I have said before that the future is what we make of it. What work we do with our two hands today, and the sacrifices we make will shape the future of our nation. To each and every loyal, hardworking and law-abiding citizen I offer my deepest gratitude.

Now, I always say that when we work together we must be frank and forthright. Today, everywhere people are concerned about the disagreements between important institutions of government. I want to tell my people that when such disagreements arise, there is no need to worry. It means that the members of these institutions have embraced their duties wholeheartedly. However, we must be careful not to defer problems but resolve them as soon as they arise.

It is not the disagreements that our people should be concerned about; it is the manner in which they are resolved. Frankly, these disagreements have given us a great opportunity to set the right precedent for future politicians, governments and people. If the institutions in question can sit together, keeping national interest above all else, and resolve their problems, it will be an auspicious sign that democracy has a great future in Bhutan.

As King I have the sacred duty to look beyond the next one or two, or even five or ten years. It is my duty to serve the People such that, for generation after generation, era upon era our nation becomes stronger, more prosperous and happier. Therefore, from where I stand, I do not see different players such as the National Assembly, National Council, Cabinet or Bureaucracy.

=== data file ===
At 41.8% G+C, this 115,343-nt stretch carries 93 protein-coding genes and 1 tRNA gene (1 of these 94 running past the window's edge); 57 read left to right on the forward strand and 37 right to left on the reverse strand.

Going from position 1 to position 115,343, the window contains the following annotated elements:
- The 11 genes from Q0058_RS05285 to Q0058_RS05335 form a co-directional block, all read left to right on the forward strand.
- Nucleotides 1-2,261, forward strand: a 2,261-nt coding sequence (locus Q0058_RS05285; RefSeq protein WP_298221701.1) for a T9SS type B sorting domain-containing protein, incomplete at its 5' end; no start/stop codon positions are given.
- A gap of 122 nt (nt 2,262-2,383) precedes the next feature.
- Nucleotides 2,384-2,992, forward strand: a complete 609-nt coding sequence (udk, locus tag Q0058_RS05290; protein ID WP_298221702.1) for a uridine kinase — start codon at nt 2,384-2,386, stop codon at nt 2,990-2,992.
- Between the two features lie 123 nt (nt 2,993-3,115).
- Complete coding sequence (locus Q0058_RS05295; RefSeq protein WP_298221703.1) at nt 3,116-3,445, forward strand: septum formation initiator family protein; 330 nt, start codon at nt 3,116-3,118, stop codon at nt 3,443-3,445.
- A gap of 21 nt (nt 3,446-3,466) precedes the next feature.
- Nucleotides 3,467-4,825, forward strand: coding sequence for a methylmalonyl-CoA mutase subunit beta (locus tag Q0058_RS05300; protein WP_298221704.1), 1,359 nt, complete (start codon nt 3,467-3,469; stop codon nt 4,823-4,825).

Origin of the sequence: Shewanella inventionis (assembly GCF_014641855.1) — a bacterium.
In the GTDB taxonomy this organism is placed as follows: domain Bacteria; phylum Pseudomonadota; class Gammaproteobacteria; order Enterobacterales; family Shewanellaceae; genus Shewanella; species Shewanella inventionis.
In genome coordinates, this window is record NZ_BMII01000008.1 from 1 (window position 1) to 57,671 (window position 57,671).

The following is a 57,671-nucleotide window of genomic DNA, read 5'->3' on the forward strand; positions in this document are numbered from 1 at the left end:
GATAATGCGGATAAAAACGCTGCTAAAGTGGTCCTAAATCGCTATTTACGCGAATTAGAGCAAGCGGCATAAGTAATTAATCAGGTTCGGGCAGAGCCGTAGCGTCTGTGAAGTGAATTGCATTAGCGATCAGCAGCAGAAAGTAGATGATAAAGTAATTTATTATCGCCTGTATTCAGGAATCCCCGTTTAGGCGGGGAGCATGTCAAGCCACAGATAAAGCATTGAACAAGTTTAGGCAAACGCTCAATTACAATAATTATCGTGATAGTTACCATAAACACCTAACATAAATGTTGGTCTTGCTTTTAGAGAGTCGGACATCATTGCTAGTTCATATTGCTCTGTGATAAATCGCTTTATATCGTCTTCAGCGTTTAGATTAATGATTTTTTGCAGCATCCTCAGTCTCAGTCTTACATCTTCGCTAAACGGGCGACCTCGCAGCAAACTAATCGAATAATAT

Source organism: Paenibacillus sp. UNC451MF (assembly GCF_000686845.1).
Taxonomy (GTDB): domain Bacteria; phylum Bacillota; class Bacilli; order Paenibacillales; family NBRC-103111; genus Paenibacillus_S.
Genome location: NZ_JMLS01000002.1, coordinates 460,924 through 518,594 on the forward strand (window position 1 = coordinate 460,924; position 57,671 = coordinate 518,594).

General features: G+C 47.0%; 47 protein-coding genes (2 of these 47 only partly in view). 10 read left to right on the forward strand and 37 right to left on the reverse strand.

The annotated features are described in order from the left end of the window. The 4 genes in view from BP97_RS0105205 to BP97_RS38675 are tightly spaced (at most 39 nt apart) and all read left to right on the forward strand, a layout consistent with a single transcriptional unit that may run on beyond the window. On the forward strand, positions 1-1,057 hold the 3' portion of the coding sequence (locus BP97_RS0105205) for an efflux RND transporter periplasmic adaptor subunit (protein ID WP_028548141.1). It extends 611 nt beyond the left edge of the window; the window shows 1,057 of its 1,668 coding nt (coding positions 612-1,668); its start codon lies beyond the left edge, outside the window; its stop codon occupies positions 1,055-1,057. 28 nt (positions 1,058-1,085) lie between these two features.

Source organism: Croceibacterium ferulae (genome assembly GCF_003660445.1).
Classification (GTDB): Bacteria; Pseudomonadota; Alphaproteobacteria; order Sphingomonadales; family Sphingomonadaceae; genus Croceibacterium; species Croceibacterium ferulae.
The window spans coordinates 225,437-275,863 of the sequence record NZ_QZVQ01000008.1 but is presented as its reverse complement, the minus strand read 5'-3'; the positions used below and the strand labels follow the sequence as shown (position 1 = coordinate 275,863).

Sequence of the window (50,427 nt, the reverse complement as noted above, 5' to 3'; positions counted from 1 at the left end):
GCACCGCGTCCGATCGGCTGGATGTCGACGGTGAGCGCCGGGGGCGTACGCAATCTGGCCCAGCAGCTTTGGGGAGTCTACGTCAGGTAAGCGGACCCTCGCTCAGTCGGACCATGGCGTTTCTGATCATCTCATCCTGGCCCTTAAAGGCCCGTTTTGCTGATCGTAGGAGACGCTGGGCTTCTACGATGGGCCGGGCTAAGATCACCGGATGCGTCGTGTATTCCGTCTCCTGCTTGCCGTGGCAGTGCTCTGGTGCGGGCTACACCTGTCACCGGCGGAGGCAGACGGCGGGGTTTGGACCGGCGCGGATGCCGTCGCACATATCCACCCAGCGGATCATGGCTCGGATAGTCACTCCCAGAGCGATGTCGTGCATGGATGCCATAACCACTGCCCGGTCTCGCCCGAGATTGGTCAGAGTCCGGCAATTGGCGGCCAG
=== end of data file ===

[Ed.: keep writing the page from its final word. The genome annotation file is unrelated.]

What do I see? I see our small landlocked country. I see our small Bhutanese family. Then I see this immense world in which we have the challenge and responsibility to stand on our own feet and build a nation into which our future generations will always feel proud, secure and happy to be born.

This is what I see. I truly believe that we have a special, unique and strong nation because of our People – the jewel of Bhutan. Throughout history our people have always worked as One Nation with One Vision. So, today, it is my hope that you will uphold this unity of spirit and purpose and resolve all disagreements in the interest of our People and Country, now and in the future.

Tashi Delek


Facebook Comments:


  1. well this is one inspiring speech like all the others and i feel its time for this government to understand what His Majesty’s dreams are..

  2. As always, it is always very inspiring to listen to our majesty the King. I am amazed about how much our king is doing for us in terms of bringing welfare to the people of Bhutan. The support office follow up on the works laid out by His Majesty should be quick and thorough. We hope the new Zimpon Wogma’s will serve with dedication and honestly to follow through the aspirations laind out by His Majesty.